The flagrant abuses of power by local officialdom and church in Leviathan are a more brazen indictment of Russia’s ruling structures than Zvyagintsev’s previous Elena (2011), which portrayed a modern-day Russia divided by new money and avarice in its noir tale of a Moscow wife’s poisoning plot. When prodded about the specifically Russian context of Leviathan, Zvyagintsev conceded: “There won't be many people in Russia who see the film and deny that it’s true. It would be either audacity or total misunderstanding. While the idea is based on a particular story in America, as soon as it was brought to our territory it acquired certain details that managed to pass on the message about our own circumstances very precisely.” He stressed that Leviathan is not just about Russia but “the destiny of humankind in the world”.
While Kolya is thwarted by bureaucratic legalese and strong-arm tactics, and his personal alliances are marred by betrayal, these human injustices pale in the face of a tragedy that takes his plight to the level of existential parable. The film’s title references not only the political writings on legitimate governance by Hobbes, which warn of the vicious state of nature humanity enters if the social contract breaks down, but also the Book of Job. This questions why the righteous must suffer by telling the story of a prosperous family man who has everything taken away from him by God. In an exchange between Kolya and a priest, while the pair are out buying their respective supplies of vodka and bread, a passage from this Old Testament book is quoted about the fearsome Leviathan, a beast echoed throughout in the form of a hulking whale skeleton on the beach. “When I came across these texts I understood it was an unbelievable coincidence, because it gives a huge, much wider perspective for this story of the spiritual and material power of the state and the church,” said Zvyagintsev.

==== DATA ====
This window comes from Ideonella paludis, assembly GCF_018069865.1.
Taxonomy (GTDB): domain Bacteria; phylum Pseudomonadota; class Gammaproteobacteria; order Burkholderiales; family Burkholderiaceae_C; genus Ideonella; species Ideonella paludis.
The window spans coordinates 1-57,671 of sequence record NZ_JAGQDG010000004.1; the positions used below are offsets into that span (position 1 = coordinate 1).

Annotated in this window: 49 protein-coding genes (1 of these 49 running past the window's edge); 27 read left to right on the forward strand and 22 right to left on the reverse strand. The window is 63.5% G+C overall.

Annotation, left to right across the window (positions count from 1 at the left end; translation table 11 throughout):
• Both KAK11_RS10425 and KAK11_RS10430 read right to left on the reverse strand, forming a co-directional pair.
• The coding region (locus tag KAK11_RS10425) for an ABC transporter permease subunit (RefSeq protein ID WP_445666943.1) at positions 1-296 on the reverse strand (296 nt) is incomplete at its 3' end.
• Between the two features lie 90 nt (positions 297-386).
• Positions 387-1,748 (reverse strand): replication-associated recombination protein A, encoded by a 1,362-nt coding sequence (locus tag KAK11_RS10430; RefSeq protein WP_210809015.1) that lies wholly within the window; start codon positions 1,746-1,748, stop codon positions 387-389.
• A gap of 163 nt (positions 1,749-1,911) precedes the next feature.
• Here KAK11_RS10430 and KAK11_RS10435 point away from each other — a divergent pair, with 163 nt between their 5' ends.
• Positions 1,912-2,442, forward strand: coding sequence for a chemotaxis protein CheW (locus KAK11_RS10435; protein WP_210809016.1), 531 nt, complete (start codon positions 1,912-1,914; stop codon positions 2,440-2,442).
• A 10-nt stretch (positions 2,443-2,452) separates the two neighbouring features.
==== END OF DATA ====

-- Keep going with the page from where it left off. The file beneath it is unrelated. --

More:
Zvyagintsev has always tended toward weighty and metaphysical, grand-scale work awash with biblical symbolism. After the eerily mythical The Return (2003), about the reappearance of an absent father, came The Banishment (2007), another atmospheric, ominous depiction of family breakdown at the hands of a brusque and remote patriarch, which played out in an impressive widescreen panorama of blue-greys and Annunciation motifs. “There are more stories in the Bible than in One Thousand and One Nights,” the director said. “The entire knowledge of humankind about itself is collected in this book.”
How has Leviathan left Zvyagintsev positioned in Russia’s increasingly repressive cinematic climate? “To a large extent it doesn't depend on me, it’s also up to my producer Alexander Rodnyanskiy to make decisions about what we will do next,” he said of future projects. “On his desk for a number of years have been several scripts — high-budget costume films that require a lot of finance.” Two are set in the Second World War on Soviet territory. The first is about the massacre at Babi Yar under the German occupation and the second about the 900-day siege of Leningrad. The third, he said, is set in ancient Greece. While they sound like historical, patriotic projects unlikely to rile state feathers, from Zvyagintsev’s tone we can expect an arthouse sensibility in their execution: “They are not about battles, explosions and tanks.” Just how much room he’ll have to move in realising his next vision remains to be seen.